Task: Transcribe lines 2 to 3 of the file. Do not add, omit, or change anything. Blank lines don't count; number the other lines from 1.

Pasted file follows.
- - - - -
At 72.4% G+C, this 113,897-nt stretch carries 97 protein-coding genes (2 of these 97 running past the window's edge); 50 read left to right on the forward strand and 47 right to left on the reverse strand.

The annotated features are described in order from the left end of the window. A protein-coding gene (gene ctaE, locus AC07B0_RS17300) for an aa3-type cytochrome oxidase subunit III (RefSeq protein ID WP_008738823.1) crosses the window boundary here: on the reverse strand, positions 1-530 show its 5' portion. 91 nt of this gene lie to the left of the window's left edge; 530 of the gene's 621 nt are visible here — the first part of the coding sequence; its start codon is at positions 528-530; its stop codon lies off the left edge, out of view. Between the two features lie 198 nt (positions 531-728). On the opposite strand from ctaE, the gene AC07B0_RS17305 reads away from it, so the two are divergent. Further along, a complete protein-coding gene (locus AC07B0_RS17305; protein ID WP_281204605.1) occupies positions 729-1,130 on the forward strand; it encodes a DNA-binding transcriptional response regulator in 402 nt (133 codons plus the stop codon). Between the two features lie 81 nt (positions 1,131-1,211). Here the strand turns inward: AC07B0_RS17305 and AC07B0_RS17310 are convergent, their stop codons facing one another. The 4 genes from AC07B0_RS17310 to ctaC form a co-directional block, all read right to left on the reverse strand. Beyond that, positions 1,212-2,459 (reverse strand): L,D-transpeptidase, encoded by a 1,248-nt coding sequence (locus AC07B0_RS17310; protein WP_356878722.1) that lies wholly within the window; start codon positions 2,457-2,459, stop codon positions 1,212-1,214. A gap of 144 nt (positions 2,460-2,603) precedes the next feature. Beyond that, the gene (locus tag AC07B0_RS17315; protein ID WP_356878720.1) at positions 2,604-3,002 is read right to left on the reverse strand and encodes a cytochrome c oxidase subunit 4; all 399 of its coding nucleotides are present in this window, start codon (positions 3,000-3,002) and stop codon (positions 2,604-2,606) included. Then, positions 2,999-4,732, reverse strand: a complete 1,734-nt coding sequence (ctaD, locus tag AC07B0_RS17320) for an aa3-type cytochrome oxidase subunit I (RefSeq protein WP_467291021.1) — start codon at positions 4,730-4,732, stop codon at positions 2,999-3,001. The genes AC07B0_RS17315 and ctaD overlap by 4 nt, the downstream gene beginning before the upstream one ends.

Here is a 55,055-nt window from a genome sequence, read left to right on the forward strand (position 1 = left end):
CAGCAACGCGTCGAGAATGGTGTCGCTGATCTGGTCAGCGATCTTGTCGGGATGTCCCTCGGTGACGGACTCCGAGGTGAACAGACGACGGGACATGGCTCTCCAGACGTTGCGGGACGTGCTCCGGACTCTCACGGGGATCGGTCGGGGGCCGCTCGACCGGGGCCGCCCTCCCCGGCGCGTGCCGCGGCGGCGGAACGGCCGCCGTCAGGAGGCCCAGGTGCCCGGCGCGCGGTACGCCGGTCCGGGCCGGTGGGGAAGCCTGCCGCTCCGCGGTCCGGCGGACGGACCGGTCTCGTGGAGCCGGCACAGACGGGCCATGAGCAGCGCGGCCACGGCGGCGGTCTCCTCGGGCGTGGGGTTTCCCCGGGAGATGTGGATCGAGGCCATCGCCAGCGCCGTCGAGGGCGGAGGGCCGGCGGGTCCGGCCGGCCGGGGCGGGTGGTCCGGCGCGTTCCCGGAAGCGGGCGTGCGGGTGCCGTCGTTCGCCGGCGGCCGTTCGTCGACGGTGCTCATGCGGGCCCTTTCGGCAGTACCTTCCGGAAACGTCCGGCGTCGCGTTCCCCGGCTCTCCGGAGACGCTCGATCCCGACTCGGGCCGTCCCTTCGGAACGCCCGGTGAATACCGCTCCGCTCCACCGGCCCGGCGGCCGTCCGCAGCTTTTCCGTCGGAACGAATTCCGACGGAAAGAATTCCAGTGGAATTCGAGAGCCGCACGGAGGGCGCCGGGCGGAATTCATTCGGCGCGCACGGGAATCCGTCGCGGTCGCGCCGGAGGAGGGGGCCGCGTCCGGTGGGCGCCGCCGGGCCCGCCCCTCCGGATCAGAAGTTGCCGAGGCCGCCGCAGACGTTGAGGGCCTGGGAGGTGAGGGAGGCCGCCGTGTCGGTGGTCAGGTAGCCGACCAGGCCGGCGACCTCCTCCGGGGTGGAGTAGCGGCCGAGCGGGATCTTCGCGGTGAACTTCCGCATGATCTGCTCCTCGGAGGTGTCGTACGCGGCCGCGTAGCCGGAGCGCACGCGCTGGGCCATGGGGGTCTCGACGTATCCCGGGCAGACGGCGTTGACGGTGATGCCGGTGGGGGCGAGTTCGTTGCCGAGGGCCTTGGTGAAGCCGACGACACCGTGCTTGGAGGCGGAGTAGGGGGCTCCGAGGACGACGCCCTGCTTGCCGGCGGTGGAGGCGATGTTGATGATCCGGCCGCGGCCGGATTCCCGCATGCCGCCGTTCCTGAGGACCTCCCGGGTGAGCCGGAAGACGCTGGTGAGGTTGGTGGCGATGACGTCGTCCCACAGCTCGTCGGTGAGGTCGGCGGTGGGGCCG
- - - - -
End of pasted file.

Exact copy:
The annotated features are described in order from the left end of the window. A protein-coding gene (gene ctaE, locus AC07B0_RS17300) for an aa3-type cytochrome oxidase subunit III (RefSeq protein ID WP_008738823.1) crosses the window boundary here: on the reverse strand, positions 1-530 show its 5' portion. 91 nt of this gene lie to the left of the window's left edge; 530 of the gene's 621 nt are visible here — the first part of the coding sequence; its start codon is at positions 528-530; its stop codon lies off the left edge, out of view. Between the two features lie 198 nt (positions 531-728). On the opposite strand from ctaE, the gene AC07B0_RS17305 reads away from it, so the two are divergent. Further along, a complete protein-coding gene (locus AC07B0_RS17305; protein ID WP_281204605.1) occupies positions 729-1,130 on the forward strand; it encodes a DNA-binding transcriptional response regulator in 402 nt (133 codons plus the stop codon). Between the two features lie 81 nt (positions 1,131-1,211). Here the strand turns inward: AC07B0_RS17305 and AC07B0_RS17310 are convergent, their stop codons facing one another. The 4 genes from AC07B0_RS17310 to ctaC form a co-directional block, all read right to left on the reverse strand. Beyond that, positions 1,212-2,459 (reverse strand): L,D-transpeptidase, encoded by a 1,248-nt coding sequence (locus AC07B0_RS17310; protein WP_356878722.1) that lies wholly within the window; start codon positions 2,457-2,459, stop codon positions 1,212-1,214. A gap of 144 nt (positions 2,460-2,603) precedes the next feature. Beyond that, the gene (locus tag AC07B0_RS17315; protein ID WP_356878720.1) at positions 2,604-3,002 is read right to left on the reverse strand and encodes a cytochrome c oxidase subunit 4; all 399 of its coding nucleotides are present in this window, start codon (positions 3,000-3,002) and stop codon (positions 2,604-2,606) included. Then, positions 2,999-4,732, reverse strand: a complete 1,734-nt coding sequence (ctaD, locus tag AC07B0_RS17320) for an aa3-type cytochrome oxidase subunit I (RefSeq protein WP_467291021.1) — start codon at positions 4,730-4,732, stop codon at positions 2,999-3,001. The genes AC07B0_RS17315 and ctaD overlap by 4 nt, the downstream gene beginning before the upstream one ends.

Here is a 55,055-nt window from a genome sequence, read left to right on the forward strand (position 1 = left end):